The decisions inCharles andLambie are utterly unconvincing in their treatment of cheque and credit card cases. It is surely inviting trouble to analyse the card-holder’s act of dishonesty against the bank as an alleged obtaining by deception involving the supplier. There may be sound reasons for resorting to criminal sanctions against dishonest card-holders, given the ease and frequency of abuses and the often illusory nature of civil remedies in many cases of abuse. Yet the arguments favouring criminal sanctions have not gone unchallenged, emphasis being placed instead on the need to encourage greater responsibility in the advertising and ready availability of cards.33 It would have been better if the House of Lords had recognised the inappropriateness of the existing deception offences, thereby enabling consideration to be given to the general question of criminality and the creation, if necessary, of a separate offence. The point about cheque and credit cards is that they essentially involve the dishonest breach of a promise made to the bank. Should this give rise to criminal liability or is that an unwarranted extension of the criminal law?34 Unfortunately, the deceptive analysis sanctioned inCharles andLambie completely obscures this important issue.
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United City Merchants (Investments) Ltd. v.Royal Bank of Canada  3 All E.R. 142.
 1 Lloyds Rep. 267.
 2 Lloyds Rep. 498.
Wilson, Smithett & Cope Ltd. v.Terruzzi  Q.B. 683, rejecting the wider definition by Dr. F. A. Mann in his workThe Legal Aspects of Money, London, Sweet & Maxwell, 3rd edition 1971, 441-“…contracts which may affect a country’s exchange resources.”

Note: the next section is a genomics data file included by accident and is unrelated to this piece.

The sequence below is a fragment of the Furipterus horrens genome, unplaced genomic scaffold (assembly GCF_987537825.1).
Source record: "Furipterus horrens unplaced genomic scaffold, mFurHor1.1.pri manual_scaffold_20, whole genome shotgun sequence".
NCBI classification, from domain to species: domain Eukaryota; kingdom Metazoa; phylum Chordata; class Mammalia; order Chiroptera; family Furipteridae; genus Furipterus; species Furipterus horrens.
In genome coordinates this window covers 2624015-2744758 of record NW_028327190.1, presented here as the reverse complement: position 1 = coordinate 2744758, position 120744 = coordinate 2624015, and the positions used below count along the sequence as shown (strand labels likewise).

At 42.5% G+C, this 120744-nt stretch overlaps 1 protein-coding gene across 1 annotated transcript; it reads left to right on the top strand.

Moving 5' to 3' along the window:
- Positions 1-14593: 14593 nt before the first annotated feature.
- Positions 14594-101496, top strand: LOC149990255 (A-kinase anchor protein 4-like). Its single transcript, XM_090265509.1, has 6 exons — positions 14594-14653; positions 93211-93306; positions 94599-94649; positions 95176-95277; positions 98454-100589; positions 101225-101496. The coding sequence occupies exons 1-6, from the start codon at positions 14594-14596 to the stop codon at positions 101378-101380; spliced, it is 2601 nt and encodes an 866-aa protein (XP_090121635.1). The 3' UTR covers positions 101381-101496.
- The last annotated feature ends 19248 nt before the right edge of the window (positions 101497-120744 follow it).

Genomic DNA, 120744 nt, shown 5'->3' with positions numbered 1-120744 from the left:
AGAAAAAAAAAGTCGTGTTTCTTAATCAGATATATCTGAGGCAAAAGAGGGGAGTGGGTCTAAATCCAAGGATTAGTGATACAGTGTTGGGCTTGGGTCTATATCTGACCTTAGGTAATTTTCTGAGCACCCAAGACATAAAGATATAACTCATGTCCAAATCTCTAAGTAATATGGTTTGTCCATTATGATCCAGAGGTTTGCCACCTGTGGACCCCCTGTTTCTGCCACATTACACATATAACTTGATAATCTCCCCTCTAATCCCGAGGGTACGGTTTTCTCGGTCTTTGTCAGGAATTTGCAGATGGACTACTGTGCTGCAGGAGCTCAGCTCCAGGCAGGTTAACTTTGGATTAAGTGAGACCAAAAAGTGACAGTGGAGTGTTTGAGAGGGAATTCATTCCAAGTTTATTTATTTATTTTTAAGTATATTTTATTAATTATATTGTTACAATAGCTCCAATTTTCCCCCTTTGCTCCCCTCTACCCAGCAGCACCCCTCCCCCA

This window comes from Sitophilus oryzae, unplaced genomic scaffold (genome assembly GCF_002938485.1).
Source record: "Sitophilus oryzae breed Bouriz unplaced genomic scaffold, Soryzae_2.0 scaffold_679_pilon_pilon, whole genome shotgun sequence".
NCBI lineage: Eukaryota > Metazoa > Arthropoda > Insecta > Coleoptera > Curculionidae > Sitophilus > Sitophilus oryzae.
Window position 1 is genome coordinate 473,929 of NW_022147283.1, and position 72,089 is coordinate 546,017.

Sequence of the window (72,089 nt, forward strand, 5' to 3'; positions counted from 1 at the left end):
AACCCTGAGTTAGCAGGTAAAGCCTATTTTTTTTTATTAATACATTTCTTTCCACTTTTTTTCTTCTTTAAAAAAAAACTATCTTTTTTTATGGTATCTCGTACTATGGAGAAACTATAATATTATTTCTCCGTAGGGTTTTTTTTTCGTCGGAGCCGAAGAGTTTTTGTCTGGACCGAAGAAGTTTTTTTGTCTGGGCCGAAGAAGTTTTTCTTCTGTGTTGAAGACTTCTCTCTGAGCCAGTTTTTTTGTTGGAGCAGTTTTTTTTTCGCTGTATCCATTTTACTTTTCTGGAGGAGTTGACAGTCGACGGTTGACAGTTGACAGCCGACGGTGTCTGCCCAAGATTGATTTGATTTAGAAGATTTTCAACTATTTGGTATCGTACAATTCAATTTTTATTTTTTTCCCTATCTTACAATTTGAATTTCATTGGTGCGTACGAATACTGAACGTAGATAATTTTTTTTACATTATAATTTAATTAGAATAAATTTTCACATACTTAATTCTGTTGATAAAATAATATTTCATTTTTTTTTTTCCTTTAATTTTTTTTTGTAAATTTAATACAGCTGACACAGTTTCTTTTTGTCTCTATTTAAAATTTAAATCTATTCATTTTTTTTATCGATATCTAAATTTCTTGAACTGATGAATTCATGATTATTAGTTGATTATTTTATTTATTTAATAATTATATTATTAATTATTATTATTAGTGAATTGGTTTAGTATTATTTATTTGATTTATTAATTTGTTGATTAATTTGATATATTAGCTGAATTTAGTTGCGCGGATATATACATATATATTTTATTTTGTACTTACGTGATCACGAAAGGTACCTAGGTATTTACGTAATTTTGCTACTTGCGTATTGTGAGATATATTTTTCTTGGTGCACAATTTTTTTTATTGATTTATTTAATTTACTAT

Bennett v.Bennett  1 K.B. 249.
see Dankwerts J. inBritish Nylon Spinners v.I.C.I.  Ch. 37, 52.
Discount Records Ltd. v.Barclays Bank Ltd.  1 All E.R. 1071.
Establishment Esefka International Anstalt v.Central Bank of Nigeria  1 Lloyds Rep. 445. Nevertheless academic coment, reflecting the growing number of U.S. authorities, has been plentiful. SeeBenjamin’s Sale of Goods, London, Sweet & Maxwell, 2nd edition 1981, 1184–1185; Schmitthoff,The Export Trade, London, Sweet & Maxwell, 7th edition 1980, 269; Goode, Journal of Business Law 291; Ellinger, Journal of Business Law 258; Kozolychyk, “Letters of Credit” inInternational Encyclopedia of Comparative Law, 1979, Vol. IX, Chap. 5; Gutteridge and Megrah,The Law of Bankers’ Commercial Credits, London, Sweet & Maxwell, 6th edition 1979; Elles and Campbell,International Maritime Fraud, London, Sweet & Maxwell, 1981.
Per Stephenson L. J. at 159.
Gian Singh & Co. Ltd. v.Banque de l’Indochine  2 All E.R. 754.
Discount Records, supra note 22. ContrastSztejn v.J. Henry Schroeder Banking Cpn. 31 N.Y.S. 2d 631 (1941) where, on similar facts, the court found for the seller. However in that case it was necessary for the court to assume that fraud had been proved for the purpose of the proceedings.
R.D. Harbottle (Mercantile) Ltd. v.National Westminster Bank Ltd.  2 All E.R. 862, 869per Kerr J.
see Goode,supra note 23Establishment Esefka International Anstalt v.Central Bank of Nigeria  1 Lloyds Rep. 445. at 293.
The American Accord  1 Lloyds Rep. 267,per Mocatta J.
Sztejn v.Schroeder supra note 27.Cf. Megarry J. inDiscount Records supra note 22 at 1074, butcontra Ellingersupra note 23 at 262–264.
Goode, Journal of Business Law 150, at 151–152, pointing out that important differences flow from whether the transfer is classified as assignment or novation.
Per Stephenson L. J. at 164,per Ackner L. J. at 170 andper Griffiths L. J. at 175–176.
At 163–164, the view put forward by Goodesupra note 23 at 294.
Supra, note 27.Discount Records, supra note 22. ContrastSztejn v.J. Henry Schroeder Banking Cpn. 31 N.Y.S. 2d 631 (1941)
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Merkin, R. International fraud and documentary credits. Liverpool Law Rev 4, 76–84 (1982). https://doi.org/10.1007/BF03185310
- Supra Note
- Criminal Procedure
- Criminal Liability
- False Statement
- Royal Commission